Historically Black Colleges and Universities have made a lasting global imprint on virtually every facet of culture and society. HBCU alumni have ascended to leadership positions in government, education, business and industry, science and technology, medicine, literature, entertainment and every other imaginable profession and vocation.  The rich heritage of these institutions is a testimony to their resilience and unremitting commitment to providing access to higher education for African Americans and others seeking empowerment and expanding their opportunities with a college degree.

The Rev. Dr. Martin Luther King Jr. (Morehouse College); noted civil rights activist and Nobel Prize winner; Oprah Winfrey (Tennessee State), renowned media executive/entertainer; Thurgood Marshall (Lincoln (Pa.) University/Howard University Law School), the first African American justice appointed to the U.S. Supreme Court; Spike Lee (Morehouse College), movie producer; Ronald McNair (NC A&T State University), the second black astronaut to travel in space, Marian Wright Edelman (Spelman College), founder of the Children's Defense Fund; and Mary Jackson (Hampton University), NASA's first black female engineer, are but a handful of trailblazing HBCU alumni whose achievements inspired generations of aspiring scholars to continue their education at HBCUs.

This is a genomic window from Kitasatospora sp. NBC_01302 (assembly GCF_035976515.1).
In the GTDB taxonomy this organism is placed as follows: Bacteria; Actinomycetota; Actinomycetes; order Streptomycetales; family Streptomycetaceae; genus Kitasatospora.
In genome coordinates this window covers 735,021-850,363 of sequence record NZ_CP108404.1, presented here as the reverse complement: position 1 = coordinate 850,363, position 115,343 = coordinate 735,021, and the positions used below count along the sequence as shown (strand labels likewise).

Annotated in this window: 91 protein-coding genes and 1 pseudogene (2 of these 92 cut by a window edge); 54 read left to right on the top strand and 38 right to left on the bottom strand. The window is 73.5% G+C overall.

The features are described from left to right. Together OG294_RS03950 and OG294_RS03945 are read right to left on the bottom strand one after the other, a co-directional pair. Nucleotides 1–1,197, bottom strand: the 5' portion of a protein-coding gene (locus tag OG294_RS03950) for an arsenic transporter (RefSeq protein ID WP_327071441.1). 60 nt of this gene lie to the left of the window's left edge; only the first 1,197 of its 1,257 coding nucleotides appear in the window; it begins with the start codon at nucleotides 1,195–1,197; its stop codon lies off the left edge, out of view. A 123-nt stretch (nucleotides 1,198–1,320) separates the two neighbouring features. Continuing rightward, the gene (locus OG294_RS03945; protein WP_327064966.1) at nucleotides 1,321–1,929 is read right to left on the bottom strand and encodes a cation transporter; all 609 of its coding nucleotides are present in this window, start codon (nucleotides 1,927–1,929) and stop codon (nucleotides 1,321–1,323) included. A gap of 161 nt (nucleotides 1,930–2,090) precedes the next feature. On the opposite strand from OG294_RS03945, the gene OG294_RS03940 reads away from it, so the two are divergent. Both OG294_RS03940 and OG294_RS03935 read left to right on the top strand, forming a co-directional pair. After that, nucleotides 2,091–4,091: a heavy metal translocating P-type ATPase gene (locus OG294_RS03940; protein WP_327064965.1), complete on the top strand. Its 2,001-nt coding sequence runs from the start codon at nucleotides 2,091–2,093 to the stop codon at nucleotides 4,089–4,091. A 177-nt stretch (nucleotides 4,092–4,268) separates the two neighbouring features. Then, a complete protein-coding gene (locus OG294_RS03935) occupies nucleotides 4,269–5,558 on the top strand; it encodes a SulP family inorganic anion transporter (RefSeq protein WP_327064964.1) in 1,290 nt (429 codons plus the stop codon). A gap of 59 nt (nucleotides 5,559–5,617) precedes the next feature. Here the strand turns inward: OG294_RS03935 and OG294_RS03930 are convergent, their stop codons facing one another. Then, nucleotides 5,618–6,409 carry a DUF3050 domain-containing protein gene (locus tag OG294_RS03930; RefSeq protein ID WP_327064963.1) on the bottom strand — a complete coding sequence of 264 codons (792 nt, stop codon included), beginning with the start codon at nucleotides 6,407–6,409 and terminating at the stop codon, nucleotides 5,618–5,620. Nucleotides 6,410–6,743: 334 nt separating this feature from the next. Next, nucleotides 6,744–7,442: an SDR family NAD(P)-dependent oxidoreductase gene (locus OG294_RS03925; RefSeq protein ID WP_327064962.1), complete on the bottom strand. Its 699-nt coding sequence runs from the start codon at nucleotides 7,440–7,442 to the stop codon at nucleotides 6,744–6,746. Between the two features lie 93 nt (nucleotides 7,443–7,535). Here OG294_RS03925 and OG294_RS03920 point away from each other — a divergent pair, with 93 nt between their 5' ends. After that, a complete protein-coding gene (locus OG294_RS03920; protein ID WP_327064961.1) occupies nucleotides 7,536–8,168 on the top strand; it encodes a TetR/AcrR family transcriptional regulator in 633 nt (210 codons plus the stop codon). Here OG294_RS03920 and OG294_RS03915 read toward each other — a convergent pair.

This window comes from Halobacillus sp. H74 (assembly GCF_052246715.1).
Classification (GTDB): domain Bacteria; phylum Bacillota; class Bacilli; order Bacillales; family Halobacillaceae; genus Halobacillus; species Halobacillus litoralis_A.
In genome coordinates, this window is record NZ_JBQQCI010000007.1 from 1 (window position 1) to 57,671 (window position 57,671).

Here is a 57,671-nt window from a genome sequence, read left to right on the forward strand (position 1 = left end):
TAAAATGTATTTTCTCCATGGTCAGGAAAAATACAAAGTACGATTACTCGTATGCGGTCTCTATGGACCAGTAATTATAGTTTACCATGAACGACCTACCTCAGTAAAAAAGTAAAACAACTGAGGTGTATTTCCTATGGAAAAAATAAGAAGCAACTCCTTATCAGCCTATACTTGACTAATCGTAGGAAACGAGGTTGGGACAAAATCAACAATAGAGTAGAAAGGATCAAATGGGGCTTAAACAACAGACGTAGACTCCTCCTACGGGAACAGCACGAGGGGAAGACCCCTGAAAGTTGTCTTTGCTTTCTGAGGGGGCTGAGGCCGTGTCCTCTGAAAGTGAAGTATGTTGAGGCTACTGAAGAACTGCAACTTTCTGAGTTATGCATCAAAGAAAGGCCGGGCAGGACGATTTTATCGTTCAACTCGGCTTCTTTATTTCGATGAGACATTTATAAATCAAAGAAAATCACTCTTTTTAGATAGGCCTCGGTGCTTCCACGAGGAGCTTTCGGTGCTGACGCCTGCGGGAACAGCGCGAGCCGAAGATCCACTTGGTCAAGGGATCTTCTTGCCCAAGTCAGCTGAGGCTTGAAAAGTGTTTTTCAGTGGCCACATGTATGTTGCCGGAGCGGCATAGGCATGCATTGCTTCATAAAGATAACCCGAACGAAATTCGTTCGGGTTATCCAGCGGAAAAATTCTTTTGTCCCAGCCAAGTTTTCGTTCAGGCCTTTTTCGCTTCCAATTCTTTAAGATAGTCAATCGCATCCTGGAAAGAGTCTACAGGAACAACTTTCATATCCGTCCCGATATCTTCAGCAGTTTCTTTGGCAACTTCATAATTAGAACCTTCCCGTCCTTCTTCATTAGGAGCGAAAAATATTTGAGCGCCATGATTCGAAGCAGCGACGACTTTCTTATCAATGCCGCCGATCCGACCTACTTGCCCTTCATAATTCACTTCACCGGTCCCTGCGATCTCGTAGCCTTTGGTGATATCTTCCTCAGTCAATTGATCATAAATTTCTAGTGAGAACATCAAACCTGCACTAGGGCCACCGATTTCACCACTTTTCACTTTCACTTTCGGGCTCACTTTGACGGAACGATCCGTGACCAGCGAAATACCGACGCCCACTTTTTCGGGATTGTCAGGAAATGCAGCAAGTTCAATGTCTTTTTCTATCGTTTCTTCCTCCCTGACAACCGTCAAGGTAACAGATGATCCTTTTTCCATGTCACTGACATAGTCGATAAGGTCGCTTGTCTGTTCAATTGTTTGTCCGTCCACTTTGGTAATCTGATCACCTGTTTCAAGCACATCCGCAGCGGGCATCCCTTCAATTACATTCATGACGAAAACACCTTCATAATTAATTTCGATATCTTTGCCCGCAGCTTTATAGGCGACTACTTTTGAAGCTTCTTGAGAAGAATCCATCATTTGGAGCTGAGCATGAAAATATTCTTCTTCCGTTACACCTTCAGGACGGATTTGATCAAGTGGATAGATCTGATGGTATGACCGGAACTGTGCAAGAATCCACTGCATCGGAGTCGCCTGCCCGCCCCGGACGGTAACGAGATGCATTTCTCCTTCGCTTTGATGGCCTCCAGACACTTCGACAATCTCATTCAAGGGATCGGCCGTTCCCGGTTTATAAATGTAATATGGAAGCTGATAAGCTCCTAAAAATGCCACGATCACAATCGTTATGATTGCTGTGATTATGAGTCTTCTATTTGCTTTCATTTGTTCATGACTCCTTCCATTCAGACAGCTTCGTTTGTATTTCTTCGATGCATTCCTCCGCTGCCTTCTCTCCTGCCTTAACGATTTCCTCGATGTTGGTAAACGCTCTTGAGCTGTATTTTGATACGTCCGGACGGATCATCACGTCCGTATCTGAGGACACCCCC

HBCUs have persevered through economic recessions, periods of declining enrollment, reduction of state and federal funding, and alumni and corporate support to fulfill the commitments for which they were founded.